It was at about 3:30 a.m. when, in the middle of a dream, I awoke to a noise. Since the noise appeared to be that of a rifle being discharged from somewhere about the house, the line between dream and reality was a trifle blurred. Grabbing my 12-gauge and donning my brown leather slippers, I shuffled hurriedly downstairs, thumbing a slug into each barrel as I went.
I tentatively walked off the porch and into the night. Apart from the sound of crickets, the yard was silent. The air was cool and damp with the early spring rain. Our housemate was out already, his five o’clock shadow in a state of advanced maturity, in a fuzzy tartan bathrobe and matching slippers. Across his chest was tactically strapped a very pragmatic M-16. There was an odd light in his eye, as if he had just seen enemy banners on the horizon. He spoke in a low voice: “Something’s at the chickens.”
We shone a flashlight out into the yard. The first thing we saw was the coop, which we had got on sale from a farm-and-home store. In the flashlight’s electric glare, we observed that where a nesting-box door had once been, there was a large gaping hole. From out of this hole protruded the neck, legs, torso, and very small tail of an Eastern Black Bear. It removed its head from the scuttled henhouse to reveal an unfortunate Plymouth Rock Hen, which it dangled in a rather louche manner from its snout.
Orthodox. Faithful. Free.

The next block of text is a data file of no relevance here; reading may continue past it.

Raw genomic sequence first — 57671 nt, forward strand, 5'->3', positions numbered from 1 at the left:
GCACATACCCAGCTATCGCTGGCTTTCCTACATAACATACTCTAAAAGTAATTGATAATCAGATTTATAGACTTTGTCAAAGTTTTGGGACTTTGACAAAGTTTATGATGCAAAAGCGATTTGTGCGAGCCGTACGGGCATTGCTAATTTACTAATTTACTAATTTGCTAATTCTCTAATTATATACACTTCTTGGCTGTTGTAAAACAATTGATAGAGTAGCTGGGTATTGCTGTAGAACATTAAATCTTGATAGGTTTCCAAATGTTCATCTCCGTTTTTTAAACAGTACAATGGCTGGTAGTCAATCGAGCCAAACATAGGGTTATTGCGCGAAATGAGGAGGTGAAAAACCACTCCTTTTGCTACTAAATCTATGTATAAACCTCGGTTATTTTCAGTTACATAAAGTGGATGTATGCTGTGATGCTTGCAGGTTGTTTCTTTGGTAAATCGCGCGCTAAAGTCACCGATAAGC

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The bear itself was on the small side, not much bigger than a Great Dane. It is illegal to kill bears in New Hampshire, unless you can prove they are interfering with livestock or property; even then, you may not keep the meat. So, we fired into the ground, and our uninvited guest left after a couple of shots.
As we took our estimate of the fallen, we discovered we were down to three chickens. Examining the wreckage in daylight, we saw that the bear had peeled away one of the coop’s thin wooden walls like the lid of a tin. Inside were the speckled feathers and viscera that spoke of chickens in their last distress. It was like an examination of conscience.
When the next week drove me to the grocery store, I bought my eggs for the first time in months—the cheap kind in the anonymous-looking, factory farm pulpboard box, the kind without cartoon farmhouses and sunrises on it, or anodyne promises that the chickens concerned had not been at all uncomfortable. The experience felt slightly shameful, like having to call a friend and ask for bail money. The fact that my failure to keep hens resulted in no lasting consequence made me feel insubstantial, as if I might as well have not bothered to keep my own hens at all. When cooked, the eggs were a pale, sitting-room yellow, a far cry from the brilliant tangerine orange of my usual breakfast egg. Like Job with his potsherd, I felt pleasingly hard done by.
The bear, as it turned out, was a mere child, a juvenile delinquent who, shunning the frugal diet of berries and bark on which he had doubtless been brought up, had gone a-roving in search of more noisome delicacies. Occasionally, the neighbors would warn us that he had been found sitting in their driveway. To my mind, he had a sheepish look about him, like a New Year’s undergraduate caught naked up a lamp post.